Music Reviews
Dear John

Loney Dear Dear John

(Polyvinyl) Buy it from Insound Rating - 6/10

This is the fifth full-length from Loney Dear of Sweden, real name Emil Svanängen, who claims this to be his best yet. All previous albums have been a journey in reaching this one he tells us and I think I might just agree with him, although a part of me hopes the next will be even better.

Loney Dear has produced four albums of wistful, twee, highly-strung musings and, with the fifth, he's lost the comma in his name. Loney, Dear clearly just wasn't working before. It took him four albums to realize that?! Jesus.

Following outstanding tracks such as I am John on previous album Loney, Noir it's pleasing to hear Dear John beginning in a similar vein. Svanängen is at his best when his vocals and lyrics vault off to a quick tempo and he's halfway through the song before you've bothered to tune in. He clicks, plucks and fizzes his way though first track Airport Surroundings, a definite stand-out, and its successor Everything turns to you.

On Dear John Loney Dear now builds songs as if he's playing Jenga. Is it too risky to add another brick? Are there too many bricks already? But then that's the point. If the tower can't take it, it will collapse. The same can be said of many of Svanängen's tracks, in a positive sense, into a crescendoed fusion of synths, wails, strings, scratches and warped voices. His previous albums are more stripped down and minimal; Dear John is a new direction in textured instrumentation and this album is much, much better for it. The bass line and jangly, tinkly drums on I was only going out are so desperately catchy it's almost annoying.

Svanängen's vocals on previous albums have been so thin and high it made me cringe and my earphones buzz. This caused his music to bear an occasional (unfortunate) resemblance to the Bee Gees, but thankfully he seems to have addressed this problem on Dear John. He uses his own vocals to much better effect, with harmonious layering or distant crying echoes. I Got Lost in particular is unlike anything else you would have heard on previous records.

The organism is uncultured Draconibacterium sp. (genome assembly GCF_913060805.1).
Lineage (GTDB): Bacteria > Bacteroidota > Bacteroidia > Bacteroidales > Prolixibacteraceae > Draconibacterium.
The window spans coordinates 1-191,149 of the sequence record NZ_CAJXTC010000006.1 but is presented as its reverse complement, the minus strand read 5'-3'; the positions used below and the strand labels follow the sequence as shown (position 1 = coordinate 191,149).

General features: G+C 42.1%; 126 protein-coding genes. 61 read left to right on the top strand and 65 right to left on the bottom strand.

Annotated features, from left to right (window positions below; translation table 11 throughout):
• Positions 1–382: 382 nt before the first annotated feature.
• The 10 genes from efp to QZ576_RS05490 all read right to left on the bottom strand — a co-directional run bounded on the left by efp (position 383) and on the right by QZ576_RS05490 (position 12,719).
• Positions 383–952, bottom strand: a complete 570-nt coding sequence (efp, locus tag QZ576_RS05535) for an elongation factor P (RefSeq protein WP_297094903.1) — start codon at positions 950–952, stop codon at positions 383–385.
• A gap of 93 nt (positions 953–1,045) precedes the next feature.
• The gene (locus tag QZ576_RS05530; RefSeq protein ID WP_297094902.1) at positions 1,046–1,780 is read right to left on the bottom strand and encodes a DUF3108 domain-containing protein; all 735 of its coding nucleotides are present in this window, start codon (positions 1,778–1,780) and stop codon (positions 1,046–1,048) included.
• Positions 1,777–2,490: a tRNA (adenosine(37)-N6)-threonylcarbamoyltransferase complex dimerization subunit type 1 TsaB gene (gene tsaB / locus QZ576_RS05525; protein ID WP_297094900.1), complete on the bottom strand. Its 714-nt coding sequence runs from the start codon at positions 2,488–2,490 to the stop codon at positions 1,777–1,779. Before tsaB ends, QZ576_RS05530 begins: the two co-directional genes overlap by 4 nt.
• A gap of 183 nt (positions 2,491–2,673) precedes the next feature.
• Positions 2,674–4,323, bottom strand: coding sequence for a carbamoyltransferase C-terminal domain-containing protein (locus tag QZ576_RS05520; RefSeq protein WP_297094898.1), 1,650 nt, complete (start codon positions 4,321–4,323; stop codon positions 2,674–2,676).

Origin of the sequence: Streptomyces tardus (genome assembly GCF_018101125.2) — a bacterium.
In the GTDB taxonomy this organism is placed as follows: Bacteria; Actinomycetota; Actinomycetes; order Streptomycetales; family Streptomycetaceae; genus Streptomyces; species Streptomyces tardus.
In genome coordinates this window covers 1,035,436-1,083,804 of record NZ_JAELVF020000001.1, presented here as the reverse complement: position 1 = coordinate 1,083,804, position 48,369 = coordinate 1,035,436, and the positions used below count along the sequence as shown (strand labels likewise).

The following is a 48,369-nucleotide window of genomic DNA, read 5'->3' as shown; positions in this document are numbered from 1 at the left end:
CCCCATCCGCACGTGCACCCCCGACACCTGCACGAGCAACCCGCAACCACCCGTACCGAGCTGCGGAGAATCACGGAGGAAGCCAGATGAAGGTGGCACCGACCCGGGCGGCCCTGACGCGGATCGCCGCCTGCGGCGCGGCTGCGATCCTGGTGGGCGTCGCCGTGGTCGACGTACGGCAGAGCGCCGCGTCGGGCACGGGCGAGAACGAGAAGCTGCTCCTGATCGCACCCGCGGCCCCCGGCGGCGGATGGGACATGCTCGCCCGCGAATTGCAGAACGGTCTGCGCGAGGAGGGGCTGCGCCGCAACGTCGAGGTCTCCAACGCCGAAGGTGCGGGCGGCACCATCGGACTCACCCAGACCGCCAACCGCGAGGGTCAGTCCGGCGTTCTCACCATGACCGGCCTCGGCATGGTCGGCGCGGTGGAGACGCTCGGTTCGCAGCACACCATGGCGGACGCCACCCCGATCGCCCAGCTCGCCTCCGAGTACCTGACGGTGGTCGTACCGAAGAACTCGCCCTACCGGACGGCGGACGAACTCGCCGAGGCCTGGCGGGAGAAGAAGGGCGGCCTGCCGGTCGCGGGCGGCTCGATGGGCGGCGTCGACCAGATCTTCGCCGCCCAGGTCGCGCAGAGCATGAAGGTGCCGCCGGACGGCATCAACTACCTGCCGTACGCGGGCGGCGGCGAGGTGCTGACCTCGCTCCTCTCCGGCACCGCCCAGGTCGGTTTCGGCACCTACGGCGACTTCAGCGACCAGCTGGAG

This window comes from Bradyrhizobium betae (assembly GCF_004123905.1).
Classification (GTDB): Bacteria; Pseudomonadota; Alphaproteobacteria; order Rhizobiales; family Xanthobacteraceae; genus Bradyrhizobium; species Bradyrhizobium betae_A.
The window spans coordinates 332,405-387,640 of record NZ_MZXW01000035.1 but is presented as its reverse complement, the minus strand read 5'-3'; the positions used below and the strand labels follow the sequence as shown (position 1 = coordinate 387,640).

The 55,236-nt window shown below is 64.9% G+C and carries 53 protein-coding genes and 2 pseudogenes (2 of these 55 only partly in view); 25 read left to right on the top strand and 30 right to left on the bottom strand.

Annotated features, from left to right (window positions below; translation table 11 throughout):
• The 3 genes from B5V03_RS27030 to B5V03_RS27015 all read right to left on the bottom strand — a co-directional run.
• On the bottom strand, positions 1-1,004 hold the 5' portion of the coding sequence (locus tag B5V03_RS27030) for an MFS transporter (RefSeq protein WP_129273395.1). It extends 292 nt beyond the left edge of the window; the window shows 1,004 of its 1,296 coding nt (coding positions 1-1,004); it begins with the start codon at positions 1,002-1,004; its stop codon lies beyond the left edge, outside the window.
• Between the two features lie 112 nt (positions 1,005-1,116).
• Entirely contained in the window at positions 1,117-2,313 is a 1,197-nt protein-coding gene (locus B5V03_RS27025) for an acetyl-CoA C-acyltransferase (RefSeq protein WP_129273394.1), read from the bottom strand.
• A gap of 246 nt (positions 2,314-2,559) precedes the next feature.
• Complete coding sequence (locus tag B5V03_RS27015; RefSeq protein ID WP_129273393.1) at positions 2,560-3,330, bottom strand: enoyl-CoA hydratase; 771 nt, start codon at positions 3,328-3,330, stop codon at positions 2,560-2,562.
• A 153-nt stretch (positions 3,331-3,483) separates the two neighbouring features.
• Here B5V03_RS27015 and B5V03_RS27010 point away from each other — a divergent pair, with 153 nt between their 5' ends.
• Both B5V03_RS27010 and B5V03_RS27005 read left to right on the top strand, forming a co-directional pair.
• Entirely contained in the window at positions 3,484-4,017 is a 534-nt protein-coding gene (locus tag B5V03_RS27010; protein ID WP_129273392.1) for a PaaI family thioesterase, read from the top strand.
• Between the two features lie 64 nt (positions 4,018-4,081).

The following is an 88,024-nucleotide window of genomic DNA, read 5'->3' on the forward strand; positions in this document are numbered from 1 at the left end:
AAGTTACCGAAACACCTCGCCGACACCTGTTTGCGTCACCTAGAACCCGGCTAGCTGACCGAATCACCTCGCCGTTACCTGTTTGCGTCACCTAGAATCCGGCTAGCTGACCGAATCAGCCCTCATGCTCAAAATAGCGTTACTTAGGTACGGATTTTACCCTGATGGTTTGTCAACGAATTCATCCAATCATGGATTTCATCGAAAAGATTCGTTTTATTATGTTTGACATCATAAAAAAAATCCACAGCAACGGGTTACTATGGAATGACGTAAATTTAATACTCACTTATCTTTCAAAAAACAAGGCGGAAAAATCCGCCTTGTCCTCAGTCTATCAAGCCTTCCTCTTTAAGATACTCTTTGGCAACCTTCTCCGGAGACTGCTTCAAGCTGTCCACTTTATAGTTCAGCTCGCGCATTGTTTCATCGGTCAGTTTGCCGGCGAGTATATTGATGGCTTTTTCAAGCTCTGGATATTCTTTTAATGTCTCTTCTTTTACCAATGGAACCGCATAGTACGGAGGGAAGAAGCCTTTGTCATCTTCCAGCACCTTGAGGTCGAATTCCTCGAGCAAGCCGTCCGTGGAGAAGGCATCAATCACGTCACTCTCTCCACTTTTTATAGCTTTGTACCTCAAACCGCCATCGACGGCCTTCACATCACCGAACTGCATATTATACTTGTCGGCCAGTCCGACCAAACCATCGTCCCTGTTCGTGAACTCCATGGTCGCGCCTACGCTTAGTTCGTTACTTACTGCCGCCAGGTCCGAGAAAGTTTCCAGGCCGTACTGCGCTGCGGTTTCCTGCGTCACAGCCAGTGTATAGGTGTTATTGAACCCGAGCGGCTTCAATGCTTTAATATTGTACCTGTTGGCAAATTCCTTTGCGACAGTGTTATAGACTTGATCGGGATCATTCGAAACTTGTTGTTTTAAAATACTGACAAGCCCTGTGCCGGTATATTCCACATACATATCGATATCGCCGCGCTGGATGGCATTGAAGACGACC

However, Svanängen's softer, whimsical, crooning side can at times be a little hard to tolerate and some tracks become a little repetitive; this is a particular problem in the latter stages of the album. At times Loney Dear just doesn't offer enough variety; songs seem to keep floating by and nothing stands out. It's all nice enough but there's nothing ground breaking here; I'm almost just pleased he's less irritating than before, although I can't quite excuse the West End musical style upward key changes on Dear John itself. That brought back my cringing face.

However, this is an album worth pursuing. There are some hidden gems and the fuller production on several tracks does deserve repeated listens. Loney Dear's songs are often quite unpredictable and changes in rhythm or instrumentation give astute turns, leaving you slightly trailing in their wake. Dear John is a definite step in the right direction.